Support The Girls Review

What do you do with a right pair of tits?

If you’re a tory, you’ll make one of them your country’s new Prime Minister.

If you’re a woman, you’ll find a way to support them – as we sort of find out in Andrew Bujalski’s new film Support the Girls

Lisa is the manager of a good ol’ american titty bar called Double Whammies – think Hooters only less classy and you’re half way there.

The feckless owner of this joint leaves the day to day running of his bar to our heroine so he can play golf, drink beer, hunt gators and whatever else it is that red neck americans done good like to do with their time.

Meanwhile, Lisa juggles managing Double Whammies with her own failing personal life, as well as those of her employees and the bar’s clientele.

As you may imagine of folk who frequent titty joints, most of these people don’t really have their shit together – and that goes double for the girls.

Which means there’s never ending boy drama that Lisa gets dragged into, be it some casual domestic abuse, the routine difficulties of being a single mother or just some girl whose self-esteem is so low that they’re dating someone who’s old enough to be their grandfather.

Can Lisa keep everything and everyone else around her together without letting her own life fall to pieces?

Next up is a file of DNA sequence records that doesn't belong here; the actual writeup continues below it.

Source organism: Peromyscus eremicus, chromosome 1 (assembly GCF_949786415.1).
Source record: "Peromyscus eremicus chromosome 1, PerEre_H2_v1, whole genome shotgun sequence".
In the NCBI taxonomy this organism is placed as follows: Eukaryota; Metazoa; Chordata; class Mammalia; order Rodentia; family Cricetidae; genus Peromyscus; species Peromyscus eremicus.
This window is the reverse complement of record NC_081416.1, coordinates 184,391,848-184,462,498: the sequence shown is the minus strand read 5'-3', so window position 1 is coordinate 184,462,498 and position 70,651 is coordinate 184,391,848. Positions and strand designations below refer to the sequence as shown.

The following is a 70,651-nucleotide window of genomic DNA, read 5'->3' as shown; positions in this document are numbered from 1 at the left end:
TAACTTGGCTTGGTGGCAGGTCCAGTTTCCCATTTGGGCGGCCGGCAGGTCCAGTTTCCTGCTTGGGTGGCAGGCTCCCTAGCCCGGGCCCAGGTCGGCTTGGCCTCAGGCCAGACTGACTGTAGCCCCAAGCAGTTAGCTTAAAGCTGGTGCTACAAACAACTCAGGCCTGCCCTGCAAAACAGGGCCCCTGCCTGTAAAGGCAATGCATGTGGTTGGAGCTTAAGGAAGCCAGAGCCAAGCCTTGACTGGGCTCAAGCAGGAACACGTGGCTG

Or is it time for her to make some changes of her own.

Support the Girls wants to be a wry exploration of the day-to-day insanity working class women routinely face in the morally bankrupt US of A.

Alas, writer and director Bujalski doesn’t really have any real depth or even anything original to say about this.

I’d lazily assumed setting Support the Girls in ‘Hooters’ was a set up for some greater truth about why intelligent and capable women end up working in these kind of places – other than they overly simplistic idea that they don’t have many other choices.

When said truth doesn’t materialise, with Bujalski opting for a straight up comedic approach, the titty bar aesthetic quickly starts to feel calculated and exploitative.

Ultimately, I felt like this tale of working class women was told by the wrong person – i.e. a man – and this male gaze was perfectly embodied by the frankly absurd notion that a beautiful young woman would have any interest in dating a customer old enough to be her grandfather.

If Bujalski had followed through on some of the themes introduced in the first half of his film, this could have been a very interesting and enjoyable film.

As it is, Support the Girls ends up feeling pretty flat.

­­Jonathan Campbell

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June 2019
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